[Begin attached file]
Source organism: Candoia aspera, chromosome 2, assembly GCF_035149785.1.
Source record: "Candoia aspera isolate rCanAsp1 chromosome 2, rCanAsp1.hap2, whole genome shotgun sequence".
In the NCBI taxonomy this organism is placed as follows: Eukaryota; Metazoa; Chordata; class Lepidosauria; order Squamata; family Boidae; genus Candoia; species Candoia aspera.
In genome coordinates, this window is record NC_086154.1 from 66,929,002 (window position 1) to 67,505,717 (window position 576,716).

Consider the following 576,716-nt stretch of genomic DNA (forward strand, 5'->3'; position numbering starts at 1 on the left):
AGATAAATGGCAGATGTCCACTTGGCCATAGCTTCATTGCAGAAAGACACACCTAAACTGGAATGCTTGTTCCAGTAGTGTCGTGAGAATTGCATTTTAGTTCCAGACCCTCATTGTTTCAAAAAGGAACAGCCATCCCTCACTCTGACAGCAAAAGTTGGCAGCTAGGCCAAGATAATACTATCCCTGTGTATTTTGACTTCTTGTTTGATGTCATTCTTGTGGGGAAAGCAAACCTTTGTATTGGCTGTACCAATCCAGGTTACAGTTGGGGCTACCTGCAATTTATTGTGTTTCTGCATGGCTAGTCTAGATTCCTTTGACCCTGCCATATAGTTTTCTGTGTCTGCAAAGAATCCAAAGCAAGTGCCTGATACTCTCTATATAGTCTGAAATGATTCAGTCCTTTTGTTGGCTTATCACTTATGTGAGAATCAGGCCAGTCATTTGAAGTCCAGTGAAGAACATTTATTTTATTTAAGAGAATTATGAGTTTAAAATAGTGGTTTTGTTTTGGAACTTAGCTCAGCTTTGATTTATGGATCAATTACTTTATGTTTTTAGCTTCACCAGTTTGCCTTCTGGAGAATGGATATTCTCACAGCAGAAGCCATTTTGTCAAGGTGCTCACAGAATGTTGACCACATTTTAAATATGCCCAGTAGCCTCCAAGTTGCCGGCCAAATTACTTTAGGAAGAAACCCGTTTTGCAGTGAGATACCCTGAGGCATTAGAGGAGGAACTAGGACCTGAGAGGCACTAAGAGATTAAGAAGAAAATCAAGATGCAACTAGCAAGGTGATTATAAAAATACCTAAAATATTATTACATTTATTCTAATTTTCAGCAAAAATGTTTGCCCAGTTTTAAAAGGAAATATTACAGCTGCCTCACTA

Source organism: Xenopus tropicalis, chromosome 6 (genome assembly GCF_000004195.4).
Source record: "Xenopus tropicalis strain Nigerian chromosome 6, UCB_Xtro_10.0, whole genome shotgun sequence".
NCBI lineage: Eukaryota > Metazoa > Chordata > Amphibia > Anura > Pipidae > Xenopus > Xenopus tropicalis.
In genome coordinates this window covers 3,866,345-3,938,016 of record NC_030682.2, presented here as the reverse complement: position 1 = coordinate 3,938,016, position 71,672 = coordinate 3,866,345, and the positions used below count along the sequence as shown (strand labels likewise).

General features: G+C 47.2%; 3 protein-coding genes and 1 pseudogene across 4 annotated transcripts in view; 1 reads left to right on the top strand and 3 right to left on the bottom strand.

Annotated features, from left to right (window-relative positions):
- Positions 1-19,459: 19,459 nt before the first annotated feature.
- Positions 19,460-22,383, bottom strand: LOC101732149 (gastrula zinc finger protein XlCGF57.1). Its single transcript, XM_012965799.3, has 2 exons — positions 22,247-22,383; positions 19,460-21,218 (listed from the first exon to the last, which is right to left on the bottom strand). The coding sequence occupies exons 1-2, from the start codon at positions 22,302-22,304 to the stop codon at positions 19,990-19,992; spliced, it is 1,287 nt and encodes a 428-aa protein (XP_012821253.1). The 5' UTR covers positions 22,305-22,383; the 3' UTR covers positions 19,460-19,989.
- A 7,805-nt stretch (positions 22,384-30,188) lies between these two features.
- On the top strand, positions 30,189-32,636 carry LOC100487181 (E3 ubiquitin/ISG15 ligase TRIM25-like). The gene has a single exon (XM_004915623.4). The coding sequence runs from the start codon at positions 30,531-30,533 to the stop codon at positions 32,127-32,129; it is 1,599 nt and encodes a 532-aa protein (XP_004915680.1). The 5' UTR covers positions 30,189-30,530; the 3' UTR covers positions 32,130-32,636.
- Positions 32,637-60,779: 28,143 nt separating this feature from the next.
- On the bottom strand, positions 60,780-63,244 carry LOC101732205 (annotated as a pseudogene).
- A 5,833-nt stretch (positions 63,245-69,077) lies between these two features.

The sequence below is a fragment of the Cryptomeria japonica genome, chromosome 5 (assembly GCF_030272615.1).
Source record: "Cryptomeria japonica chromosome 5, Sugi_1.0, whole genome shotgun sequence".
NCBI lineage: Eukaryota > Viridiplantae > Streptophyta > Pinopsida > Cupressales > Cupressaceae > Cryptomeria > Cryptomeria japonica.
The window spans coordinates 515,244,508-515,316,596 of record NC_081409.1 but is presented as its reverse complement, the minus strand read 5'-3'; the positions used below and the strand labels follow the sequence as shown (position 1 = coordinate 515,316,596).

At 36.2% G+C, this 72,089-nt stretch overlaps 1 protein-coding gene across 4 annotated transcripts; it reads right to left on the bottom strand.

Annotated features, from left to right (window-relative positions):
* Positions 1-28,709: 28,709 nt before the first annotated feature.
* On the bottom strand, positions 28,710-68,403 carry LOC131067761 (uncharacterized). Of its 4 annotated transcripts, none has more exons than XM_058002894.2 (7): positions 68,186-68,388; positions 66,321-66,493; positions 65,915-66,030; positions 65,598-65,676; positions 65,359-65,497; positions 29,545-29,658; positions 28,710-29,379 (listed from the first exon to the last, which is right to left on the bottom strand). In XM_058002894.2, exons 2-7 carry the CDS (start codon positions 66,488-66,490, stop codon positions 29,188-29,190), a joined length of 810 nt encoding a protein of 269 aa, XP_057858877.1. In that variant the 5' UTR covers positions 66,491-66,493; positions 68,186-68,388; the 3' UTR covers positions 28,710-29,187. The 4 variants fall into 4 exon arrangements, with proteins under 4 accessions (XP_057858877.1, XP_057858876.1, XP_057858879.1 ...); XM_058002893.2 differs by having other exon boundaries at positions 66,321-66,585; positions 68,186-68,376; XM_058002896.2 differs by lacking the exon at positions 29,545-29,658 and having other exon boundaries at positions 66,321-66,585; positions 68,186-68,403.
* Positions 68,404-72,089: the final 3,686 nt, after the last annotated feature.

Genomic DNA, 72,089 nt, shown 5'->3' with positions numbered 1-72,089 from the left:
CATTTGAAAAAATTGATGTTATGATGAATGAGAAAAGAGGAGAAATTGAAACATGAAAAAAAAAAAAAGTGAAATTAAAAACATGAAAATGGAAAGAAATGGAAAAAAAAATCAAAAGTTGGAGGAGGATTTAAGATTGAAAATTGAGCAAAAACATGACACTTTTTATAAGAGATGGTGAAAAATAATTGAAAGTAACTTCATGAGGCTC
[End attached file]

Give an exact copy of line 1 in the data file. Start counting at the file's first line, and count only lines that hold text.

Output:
Source organism: Candoia aspera, chromosome 2, assembly GCF_035149785.1.